That fiscal shift rightwards hints that maybe the SNP haven’t quite learned every lesson from the New Labour years.  That Labour lost popularity when they shifted from the centre ground and drifted to the right should provide a warning to the SNP.  Yet the populist left sounding campaigning has had an effect, losing them votes in the old SNP heartlands.  Both Swinney & Lochhead saw their majorities slashed while the SNP lost seats in Edinburgh, Aberdeenshire and the East coast – all pre devolution SNP heartlands.  There is of course another possible reason for the loss of those seats, that ‘no’ voters in the recent independence referendum have voted for other parties because of the SNP’s pro-Independence stance and not for any other policy reasons.  Whatever the reason for the SNP’s loss of support in those areas, it is true to say that any political project will be beginning to see wear and tear creep in.

The warning that both New Labour and the Conservatives can provide for the SNP is that the third term can be the most difficult of the lot.  With Labour & Blair, a reduced majority and an impatient Chancellor saw Blair only see out 2 and a quarter years of his third term – a term that was dogged by questions over Iraq and his obsession with increased security.  Thatcher also faced questions relating to how long she can go on for, and fared better than Blair – though she was forced out after several questionable policy decisions led to a loss in popularity. Already, though clearly the largest party, there are issues ahead that may cause trouble for the SNP – Labour & the Tories plan to scrap the Offensive Behaviour at Football Act (though this might be the subject of a diplomatic retreat in light of events at the Scottish Cup Final), The Greens plan for beefed up land reform and the Greens teaming up with Labour for tougher stance on fracking.  That’s before we mention the behaviour of certain SNP MP’s.

While both New Labour and the current phase of the SNP had different aims and different backgrounds, their attitude towards policy-making was similar and they had a similar thought process regarding left and right wing politics.  Policywise though, the SNP remain grounded in the Scottish centre ground.  I’d coined Mac-New Labour because the SNP had created a Scottish version of New Labour that was much more successful than the original.  9 years on from the election of Alex Salmond as First Minister, this is a model that still works, for how much longer though is anyone’s guess.  We might not have passed ‘peak Nat’ as some wag put it, but history suggests that this is the high-water mark of the SNP.

Saturday, 7 May 2016

Holyrood 2016: The Tale of the Tape

Just before 9am yesterday morning the last of the list seats were allocated in the North East Scotland Region.  This confirmed the final outcome that had always been the highly likely outcome of this election - that of a first full term for the SNP leader Nicola Sturgeon which will only be fully confirmed once the new Parliament convenes.

Nicola Sturgeon on the steps of Bute House, Friday afternoon.
That final result did not look as good as it looked as if it would be when the SNP took the seat of Rutherglen at about 1:30am this morning.  The swing that removed Labours James Kelly was 9% from Labour to the SNP – that uniform swing across Scotland would be enough to wipe out Labour in the constituency vote.  However, as constituency results started to come from the east and rural areas, a different picture emerged.  If Glasgow and the west of Scotland was a picture of the SNP laying waste to Scottish Labour’s heartlands, then the east & Edinburgh was a picture of the SNP advance being checked and, in some instances, being pushed back by resurgent Liberal Democrats and Conservatives.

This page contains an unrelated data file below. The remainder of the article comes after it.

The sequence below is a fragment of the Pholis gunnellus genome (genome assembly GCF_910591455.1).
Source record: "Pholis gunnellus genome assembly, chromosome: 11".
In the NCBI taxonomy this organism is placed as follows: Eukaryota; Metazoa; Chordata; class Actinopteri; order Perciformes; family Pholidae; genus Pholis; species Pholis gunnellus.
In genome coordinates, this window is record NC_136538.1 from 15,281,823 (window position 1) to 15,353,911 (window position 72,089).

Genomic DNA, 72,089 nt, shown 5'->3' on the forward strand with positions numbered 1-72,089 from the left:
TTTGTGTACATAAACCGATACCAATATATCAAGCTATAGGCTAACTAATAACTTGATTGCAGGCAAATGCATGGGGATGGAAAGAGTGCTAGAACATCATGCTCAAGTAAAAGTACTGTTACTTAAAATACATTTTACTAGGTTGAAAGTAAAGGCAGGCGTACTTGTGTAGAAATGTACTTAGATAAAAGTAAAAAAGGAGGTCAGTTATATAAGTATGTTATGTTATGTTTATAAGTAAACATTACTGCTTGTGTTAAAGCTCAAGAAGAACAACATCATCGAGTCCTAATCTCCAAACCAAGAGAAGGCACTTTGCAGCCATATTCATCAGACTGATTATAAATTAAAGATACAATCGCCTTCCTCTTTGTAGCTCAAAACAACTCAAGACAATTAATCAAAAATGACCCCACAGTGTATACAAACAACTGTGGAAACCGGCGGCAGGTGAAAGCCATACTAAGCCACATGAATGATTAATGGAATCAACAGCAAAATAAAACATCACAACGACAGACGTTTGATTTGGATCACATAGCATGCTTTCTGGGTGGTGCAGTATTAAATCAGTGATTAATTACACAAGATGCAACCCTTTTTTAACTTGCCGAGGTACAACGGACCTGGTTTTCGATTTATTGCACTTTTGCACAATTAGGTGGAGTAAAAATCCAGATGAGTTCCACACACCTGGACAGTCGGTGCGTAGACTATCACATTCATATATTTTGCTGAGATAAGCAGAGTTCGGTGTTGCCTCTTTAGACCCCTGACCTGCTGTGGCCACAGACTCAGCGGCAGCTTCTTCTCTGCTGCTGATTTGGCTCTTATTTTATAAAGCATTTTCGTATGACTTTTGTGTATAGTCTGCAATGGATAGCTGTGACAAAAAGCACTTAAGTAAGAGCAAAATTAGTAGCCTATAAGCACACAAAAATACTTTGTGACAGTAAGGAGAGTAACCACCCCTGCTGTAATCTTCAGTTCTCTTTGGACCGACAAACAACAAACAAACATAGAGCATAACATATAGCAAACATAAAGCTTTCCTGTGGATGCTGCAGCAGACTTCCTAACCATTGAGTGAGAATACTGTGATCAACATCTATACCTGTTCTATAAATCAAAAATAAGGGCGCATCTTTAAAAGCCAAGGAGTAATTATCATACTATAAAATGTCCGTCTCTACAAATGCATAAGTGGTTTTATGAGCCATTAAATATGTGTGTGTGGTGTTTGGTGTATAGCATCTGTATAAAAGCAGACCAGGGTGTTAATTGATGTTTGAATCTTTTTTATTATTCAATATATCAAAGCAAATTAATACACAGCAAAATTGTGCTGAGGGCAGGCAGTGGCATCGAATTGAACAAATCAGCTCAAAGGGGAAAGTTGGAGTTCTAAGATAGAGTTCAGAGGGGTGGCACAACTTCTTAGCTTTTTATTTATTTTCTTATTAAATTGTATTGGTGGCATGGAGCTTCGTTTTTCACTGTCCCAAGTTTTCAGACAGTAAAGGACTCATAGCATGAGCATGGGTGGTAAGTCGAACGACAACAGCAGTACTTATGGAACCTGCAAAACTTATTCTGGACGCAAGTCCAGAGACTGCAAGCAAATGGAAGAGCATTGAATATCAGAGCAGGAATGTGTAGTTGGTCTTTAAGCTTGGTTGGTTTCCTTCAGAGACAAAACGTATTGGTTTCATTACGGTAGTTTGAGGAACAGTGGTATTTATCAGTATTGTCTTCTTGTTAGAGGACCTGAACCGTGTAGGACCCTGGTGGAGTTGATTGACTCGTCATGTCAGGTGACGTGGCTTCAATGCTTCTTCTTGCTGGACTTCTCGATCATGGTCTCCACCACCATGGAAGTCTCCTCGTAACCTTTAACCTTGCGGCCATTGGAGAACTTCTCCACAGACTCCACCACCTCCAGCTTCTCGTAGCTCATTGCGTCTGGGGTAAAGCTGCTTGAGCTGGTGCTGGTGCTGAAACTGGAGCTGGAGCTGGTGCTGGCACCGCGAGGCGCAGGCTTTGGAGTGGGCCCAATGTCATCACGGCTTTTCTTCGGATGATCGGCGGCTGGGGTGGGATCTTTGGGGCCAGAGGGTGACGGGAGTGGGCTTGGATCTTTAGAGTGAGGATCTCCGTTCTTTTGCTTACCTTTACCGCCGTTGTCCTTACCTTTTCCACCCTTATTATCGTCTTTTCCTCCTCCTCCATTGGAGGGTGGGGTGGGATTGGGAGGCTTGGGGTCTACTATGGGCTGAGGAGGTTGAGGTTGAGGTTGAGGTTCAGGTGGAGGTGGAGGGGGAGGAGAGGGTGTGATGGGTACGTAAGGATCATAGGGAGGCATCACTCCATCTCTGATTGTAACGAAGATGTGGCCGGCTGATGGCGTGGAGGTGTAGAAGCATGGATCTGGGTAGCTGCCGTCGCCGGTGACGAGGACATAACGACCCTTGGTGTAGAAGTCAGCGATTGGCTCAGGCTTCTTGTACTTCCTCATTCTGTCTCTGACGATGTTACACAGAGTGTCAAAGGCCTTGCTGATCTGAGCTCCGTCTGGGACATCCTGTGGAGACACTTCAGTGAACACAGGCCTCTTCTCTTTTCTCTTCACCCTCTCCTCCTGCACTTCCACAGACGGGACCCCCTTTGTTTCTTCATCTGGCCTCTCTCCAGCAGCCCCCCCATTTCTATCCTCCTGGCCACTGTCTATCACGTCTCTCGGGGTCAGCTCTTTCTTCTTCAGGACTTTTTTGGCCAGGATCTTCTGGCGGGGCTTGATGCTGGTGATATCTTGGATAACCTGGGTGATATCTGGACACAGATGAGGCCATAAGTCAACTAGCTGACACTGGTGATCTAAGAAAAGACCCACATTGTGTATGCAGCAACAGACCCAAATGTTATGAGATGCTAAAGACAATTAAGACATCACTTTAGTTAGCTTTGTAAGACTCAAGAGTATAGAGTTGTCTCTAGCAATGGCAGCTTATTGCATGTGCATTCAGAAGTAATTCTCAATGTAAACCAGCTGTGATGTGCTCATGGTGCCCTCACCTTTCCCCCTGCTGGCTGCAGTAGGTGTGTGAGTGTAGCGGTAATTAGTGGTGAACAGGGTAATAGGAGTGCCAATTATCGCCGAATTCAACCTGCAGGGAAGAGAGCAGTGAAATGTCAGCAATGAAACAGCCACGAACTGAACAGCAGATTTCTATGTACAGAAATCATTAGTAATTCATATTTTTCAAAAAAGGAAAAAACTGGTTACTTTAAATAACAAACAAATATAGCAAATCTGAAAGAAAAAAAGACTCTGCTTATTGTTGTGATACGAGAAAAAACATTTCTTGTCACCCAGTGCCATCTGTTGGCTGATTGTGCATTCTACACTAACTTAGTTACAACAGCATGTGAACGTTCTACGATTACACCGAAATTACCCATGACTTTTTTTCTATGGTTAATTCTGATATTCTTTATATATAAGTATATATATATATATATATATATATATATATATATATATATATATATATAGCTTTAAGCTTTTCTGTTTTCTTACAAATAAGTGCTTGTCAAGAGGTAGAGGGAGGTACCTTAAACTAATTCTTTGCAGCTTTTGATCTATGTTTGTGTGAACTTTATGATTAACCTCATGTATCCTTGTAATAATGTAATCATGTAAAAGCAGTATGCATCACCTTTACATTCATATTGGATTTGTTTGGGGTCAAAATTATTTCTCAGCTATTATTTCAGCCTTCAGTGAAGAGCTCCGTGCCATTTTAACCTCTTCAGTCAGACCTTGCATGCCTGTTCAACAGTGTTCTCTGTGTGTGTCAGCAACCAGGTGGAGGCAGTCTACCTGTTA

This pushback, among other factors, led to the SNP falling two seats short of another majority government with the final result of:

Votes – FPTP - % - Seats
Votes – List - Seats
Total seats
46.5% (+ 1.1%)
59 (+6)
4 (-12)
22.0% (+ 8.1%)
7 (+4)
24 (+12)
22.6% (- 7.8%)
3 (-12)
21 (-1)
Scot Greens
6 (+4)
Lib Dems
7.8% (- 0.1%)
4 (+2)
1 (-2)

The collapse in Labour’s vote was most apparent when the first tranche of results were coming in, when the SNP were taking seats from Labour in the West and around Glasgow.  I mentioned Rutherglen earlier, but that was only the first.  Previously rock solid Labour seats like Provan, Maryhill & Springburn, Greenock & Inverclyde and Coatbridge & Cryston fell to the SNP on swings of 15.6%, 15%, 13.9% and 12.6% respectively.  Those swings were not confined to SNP gains either.  Glasgow Anniesland was the most vulnerable SNP seat going into this election with a majority of 7.  Bill Kidd’s majority, after a swing of 12% is now 6,153.  Similarly, George Adam’s majority has been transformed from 248 to 5,199 via a swing of a mere 8.1%. 

The shift from Labour to the pro-Independence SNP is a huge problem for Labour and has serious implications for Corbyn’s attempt to unseat Cameron in four years time.  If Labour’s problems only stem from being pro-Union, you can understand calls for Labour to soften their line regarding the constitution.  However what the second half of the constituency votes showed is that there is still a large pro-Union constituency in Scotland – a voting bloc now empowered to use their votes tactically to thwart Indyref 2.  Those people who have switched rightwards from Labour will be, as I’d mused earlier, soft right voters attracted to Labour through Social Democratic values rather than out and out Socialism. Professional people who may, in a previous age, have been so called ‘Tory Wets’.  Think fellow bloggers Ian Smart and Kevin Hague.